In addressing New Haven’s contention, we initially note that there are only two methods of challenging a city’s annexation. Deaton v. City of Greenwood, 582 N.E.2d 882, 885 (Ind. Ct. App. 1991). The first, remonstrance, “is the exclusive manner for landowners [of the annexation area] to obtain relief from annexation proceedings.” Id. The second, a declaratory judgment suit, is “available only to taxpayers of the annexing city.” Id.
New Haven relies upon Montagano, 149 Ind. App. 283, 271 N.E.2d 475 and City of Muncie v. Lowe, 705 N.E.2d 528 (Ind. Ct. App. 1999), trans. denied, for its assertion that CWMI lacks standing to bring both a taxpayer declaratory judgment action and a remonstrance claim. The plaintiffs in Montagano were resident taxpayers of the annexing city but did not own land in the annexation area. 149 Ind. App. at 285, 271 N.E.2d at 477. The issue before our supreme court was whether “resident taxpayers of a city who are neither residents nor owners of land in the area to be annexed may challenge an annexation ordinance by a taxpayer’s [declaratory judgment] suit.” Id. at 477. The court concluded that the plaintiffs had standing to bring their claim. Id. at 480. In direct contrast to Montagano, the plaintiffs in Lowe were property owners in the annexation area but were not taxpayers of the annexing city. 705 N.E.2d at 533. This court observed that under these circumstances, the plaintiffs’ exclusive means of challenging the annexation was to file a remonstrance petition. Id. Inasmuch as the plaintiffs in Montagano and Lowe were not qualified as both remonstrators and city taxpayers, we reject New Haven’s assertion that those cases stand for the proposition that remonstrance is the exclusive avenue of relief for one who fits both criteria.
Here, CWMI owns property in the annexation area as well as other real estate within New Haven’s municipal jurisdiction. R. at 408. As such, CWMI qualifies as both a remonstrator and as a taxpayer of the annexing city. Because neither statutes nor case law establish that a remonstrance petition and a taxpayer declaratory judgment action are mutually exclusive, we conclude that CWMI has standing to bring both causes of action.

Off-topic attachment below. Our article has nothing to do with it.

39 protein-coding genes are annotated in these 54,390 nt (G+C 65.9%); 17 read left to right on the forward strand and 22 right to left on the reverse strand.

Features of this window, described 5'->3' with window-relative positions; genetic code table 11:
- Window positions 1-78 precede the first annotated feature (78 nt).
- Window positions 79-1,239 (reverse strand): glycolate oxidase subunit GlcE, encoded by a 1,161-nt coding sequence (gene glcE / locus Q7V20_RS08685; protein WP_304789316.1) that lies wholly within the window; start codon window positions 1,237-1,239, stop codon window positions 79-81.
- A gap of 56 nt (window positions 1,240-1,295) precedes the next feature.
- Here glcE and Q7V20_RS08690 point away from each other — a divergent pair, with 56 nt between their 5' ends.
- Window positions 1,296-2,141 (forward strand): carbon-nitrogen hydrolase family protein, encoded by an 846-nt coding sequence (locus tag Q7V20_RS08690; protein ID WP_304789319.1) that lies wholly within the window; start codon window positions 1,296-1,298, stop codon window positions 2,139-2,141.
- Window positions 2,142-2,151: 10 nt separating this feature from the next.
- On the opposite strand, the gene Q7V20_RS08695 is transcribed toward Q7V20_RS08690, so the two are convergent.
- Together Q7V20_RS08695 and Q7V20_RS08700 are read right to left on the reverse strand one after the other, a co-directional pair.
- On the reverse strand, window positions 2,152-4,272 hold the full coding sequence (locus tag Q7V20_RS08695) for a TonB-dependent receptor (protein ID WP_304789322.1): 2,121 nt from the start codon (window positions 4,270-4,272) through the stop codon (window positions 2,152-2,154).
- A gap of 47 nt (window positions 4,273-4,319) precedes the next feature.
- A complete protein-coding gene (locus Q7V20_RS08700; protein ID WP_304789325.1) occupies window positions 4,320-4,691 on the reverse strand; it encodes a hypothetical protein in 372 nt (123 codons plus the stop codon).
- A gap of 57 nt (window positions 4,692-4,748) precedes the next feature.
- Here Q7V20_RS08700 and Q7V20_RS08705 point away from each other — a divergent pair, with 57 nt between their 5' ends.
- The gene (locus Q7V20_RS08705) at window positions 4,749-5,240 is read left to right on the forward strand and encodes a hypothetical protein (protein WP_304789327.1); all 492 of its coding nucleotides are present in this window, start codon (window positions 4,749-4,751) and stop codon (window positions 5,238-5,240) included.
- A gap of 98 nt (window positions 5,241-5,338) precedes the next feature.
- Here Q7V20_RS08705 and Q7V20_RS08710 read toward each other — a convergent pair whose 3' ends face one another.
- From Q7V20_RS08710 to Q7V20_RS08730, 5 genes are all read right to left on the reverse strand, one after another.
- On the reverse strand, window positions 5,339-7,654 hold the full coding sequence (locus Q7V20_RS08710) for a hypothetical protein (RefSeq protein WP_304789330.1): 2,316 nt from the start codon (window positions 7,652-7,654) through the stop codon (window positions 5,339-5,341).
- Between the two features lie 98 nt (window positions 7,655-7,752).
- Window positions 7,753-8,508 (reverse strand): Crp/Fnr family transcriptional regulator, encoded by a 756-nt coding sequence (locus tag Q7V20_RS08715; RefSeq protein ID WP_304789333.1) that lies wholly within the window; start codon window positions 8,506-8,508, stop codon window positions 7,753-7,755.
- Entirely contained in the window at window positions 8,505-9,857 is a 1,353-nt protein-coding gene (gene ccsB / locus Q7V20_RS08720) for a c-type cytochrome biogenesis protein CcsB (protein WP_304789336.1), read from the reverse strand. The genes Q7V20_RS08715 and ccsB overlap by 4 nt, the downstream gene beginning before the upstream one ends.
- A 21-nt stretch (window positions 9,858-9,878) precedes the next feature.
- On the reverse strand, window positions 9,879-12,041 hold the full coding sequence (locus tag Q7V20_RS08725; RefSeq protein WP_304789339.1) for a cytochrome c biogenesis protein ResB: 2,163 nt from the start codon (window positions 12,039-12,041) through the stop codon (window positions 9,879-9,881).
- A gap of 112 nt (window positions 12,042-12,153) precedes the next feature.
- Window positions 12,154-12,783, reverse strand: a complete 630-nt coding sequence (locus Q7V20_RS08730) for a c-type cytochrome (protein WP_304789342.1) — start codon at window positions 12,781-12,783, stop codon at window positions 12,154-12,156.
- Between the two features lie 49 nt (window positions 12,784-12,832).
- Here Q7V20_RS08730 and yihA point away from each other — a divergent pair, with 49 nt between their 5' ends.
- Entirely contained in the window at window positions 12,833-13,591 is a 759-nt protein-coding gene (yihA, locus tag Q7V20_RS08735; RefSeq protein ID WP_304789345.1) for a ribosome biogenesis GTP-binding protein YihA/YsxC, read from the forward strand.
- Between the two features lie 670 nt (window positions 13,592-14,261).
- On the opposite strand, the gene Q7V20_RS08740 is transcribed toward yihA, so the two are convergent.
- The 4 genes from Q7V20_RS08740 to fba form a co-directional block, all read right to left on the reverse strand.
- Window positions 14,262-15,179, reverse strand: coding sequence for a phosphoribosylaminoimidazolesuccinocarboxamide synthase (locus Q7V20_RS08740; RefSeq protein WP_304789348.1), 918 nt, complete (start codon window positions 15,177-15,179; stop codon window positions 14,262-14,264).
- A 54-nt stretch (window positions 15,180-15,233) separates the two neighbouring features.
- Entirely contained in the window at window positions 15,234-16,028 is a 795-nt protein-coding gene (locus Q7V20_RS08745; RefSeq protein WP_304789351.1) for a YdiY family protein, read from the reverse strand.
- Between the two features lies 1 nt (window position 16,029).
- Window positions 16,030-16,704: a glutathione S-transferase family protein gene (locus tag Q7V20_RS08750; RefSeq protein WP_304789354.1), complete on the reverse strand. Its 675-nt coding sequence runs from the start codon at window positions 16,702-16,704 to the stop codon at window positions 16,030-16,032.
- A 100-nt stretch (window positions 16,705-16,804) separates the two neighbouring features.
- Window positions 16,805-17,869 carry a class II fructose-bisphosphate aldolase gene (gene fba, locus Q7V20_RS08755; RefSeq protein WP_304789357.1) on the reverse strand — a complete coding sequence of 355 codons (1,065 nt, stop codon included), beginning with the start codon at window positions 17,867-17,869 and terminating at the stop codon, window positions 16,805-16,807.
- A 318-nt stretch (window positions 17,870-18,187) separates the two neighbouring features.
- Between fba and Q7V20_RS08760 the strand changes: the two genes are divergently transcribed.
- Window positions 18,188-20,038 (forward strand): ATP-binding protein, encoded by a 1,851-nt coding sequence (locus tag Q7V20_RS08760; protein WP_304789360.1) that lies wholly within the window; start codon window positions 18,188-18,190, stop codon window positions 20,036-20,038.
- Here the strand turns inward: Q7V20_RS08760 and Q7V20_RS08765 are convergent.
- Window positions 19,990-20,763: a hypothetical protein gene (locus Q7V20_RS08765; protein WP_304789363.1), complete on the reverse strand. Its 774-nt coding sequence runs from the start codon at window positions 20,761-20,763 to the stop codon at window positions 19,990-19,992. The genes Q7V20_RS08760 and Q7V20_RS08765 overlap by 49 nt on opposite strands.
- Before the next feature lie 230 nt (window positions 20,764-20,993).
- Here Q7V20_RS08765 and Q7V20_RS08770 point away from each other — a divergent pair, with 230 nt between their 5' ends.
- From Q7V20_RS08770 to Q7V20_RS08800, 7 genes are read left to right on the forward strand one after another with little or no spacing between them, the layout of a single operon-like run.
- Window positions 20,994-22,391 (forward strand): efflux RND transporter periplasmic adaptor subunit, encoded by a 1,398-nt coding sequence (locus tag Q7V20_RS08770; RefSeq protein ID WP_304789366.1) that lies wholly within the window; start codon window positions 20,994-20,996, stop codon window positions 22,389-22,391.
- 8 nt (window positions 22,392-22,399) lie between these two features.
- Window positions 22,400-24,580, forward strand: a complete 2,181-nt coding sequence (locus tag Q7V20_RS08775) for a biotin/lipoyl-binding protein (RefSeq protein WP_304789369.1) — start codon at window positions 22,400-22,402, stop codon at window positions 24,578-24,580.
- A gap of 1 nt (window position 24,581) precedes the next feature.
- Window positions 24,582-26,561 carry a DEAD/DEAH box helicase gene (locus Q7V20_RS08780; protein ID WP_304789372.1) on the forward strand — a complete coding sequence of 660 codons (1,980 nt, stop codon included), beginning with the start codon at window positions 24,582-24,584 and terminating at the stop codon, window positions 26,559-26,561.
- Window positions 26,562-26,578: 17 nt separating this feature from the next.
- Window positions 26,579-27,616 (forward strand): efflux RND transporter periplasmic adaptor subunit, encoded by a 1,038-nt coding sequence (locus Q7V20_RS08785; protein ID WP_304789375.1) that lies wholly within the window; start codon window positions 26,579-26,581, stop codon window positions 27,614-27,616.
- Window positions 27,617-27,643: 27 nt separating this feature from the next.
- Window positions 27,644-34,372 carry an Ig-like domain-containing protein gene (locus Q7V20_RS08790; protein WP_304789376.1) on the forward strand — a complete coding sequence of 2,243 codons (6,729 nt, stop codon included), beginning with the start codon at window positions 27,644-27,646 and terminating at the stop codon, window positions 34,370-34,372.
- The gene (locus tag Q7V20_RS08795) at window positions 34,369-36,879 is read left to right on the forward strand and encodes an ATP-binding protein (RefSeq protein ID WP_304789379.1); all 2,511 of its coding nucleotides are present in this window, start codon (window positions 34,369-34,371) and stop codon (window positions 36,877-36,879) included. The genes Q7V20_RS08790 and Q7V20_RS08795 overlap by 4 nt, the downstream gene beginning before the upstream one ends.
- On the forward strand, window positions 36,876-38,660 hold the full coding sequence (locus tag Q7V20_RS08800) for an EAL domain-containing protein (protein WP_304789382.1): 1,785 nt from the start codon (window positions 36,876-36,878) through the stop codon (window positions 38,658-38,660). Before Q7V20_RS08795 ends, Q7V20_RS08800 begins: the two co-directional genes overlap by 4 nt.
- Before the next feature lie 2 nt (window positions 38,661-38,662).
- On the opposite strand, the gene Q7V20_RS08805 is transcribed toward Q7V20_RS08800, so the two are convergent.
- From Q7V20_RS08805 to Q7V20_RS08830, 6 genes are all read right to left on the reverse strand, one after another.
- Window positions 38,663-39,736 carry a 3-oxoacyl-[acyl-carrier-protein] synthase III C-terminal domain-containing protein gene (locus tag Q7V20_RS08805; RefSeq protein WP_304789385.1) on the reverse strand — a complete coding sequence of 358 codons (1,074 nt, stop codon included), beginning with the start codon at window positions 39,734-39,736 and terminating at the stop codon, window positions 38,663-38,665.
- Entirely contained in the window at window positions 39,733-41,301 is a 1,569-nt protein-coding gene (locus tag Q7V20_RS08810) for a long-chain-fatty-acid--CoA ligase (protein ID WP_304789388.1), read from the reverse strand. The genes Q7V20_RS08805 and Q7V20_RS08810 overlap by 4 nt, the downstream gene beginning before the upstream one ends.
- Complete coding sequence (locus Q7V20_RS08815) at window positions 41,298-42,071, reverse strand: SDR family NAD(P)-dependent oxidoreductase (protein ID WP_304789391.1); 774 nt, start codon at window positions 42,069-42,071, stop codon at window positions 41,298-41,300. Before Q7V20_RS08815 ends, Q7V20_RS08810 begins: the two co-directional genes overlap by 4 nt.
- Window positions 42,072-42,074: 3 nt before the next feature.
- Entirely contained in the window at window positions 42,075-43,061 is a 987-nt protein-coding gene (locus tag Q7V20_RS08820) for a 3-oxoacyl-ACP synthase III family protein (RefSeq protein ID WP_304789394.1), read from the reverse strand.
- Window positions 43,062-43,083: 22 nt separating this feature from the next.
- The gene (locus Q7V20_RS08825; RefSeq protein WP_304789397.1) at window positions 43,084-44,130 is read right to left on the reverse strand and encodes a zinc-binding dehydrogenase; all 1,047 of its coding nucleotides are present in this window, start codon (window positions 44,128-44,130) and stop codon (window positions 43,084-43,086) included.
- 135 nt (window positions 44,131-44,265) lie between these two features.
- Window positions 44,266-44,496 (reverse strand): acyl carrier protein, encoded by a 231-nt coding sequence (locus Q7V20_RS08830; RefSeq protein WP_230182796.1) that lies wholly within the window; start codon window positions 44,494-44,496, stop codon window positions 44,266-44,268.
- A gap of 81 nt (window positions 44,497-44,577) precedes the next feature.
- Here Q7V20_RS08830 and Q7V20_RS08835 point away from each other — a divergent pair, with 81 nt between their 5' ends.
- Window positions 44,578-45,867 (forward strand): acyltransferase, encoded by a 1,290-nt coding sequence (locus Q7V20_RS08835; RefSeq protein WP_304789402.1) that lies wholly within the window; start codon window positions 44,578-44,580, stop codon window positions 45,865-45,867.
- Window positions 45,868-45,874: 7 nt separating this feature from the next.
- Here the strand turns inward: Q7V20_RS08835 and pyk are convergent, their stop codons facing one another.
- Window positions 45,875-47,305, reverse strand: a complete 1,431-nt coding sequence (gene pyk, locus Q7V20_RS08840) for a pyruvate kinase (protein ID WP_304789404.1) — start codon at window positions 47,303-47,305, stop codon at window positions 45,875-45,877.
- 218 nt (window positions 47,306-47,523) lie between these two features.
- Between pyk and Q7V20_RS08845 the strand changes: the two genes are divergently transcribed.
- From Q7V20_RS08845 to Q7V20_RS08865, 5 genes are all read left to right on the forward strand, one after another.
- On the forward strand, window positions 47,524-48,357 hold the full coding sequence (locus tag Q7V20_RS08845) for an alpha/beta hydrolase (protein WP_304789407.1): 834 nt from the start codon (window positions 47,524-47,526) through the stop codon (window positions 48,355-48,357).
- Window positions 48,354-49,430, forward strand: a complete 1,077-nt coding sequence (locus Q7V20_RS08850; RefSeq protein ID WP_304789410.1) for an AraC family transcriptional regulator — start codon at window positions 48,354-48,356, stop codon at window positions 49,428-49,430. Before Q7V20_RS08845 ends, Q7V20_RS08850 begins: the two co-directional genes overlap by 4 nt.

B. Legality of the Annexation Ordinance and Annexation

    CWMI contends that the illegal annexation dates contained in Section three and Section four See footnote of the New Haven Ordinance render the entire ordinance “null and void.” Appellant’s brief at 15-17. Section three contains the effective date of the annexation and Section four establishes the effective date of the ordinance. According to CWMI, because the effective date of New Haven’s annexation ordinance and the effective date of the actual annexation fall within the sixty-day remonstrance period provided for by the annexation statute, the annexation ordinance is void ab initio and the annexation is illegal.
    The legal procedures and requirements for municipal annexation of territory are set forth in I.C. §§ 36-4-3-1 to 22. I.C. § 36-4-3-11(a) provides that remonstrance to a proposed annexation by a municipality must be filed within sixty days after publication of the annexation ordinance. I.C. § 36-4-3-7(a) establishes that the annexation ordinance cannot take effect until sixty days after its publication. That statute states:
After an ordinance is adopted under section 3, 4, or 5 of this chapter, it must be published in the manner prescribed by IC 5-3-1. Except as provided in subsection (b) or (c), in the absence of remonstrance and appeal under section 11 or 15.5 of this chapter, the ordinance takes effect at least sixty (60) days after its publication and upon the filing required by section 22(a) of this chapter.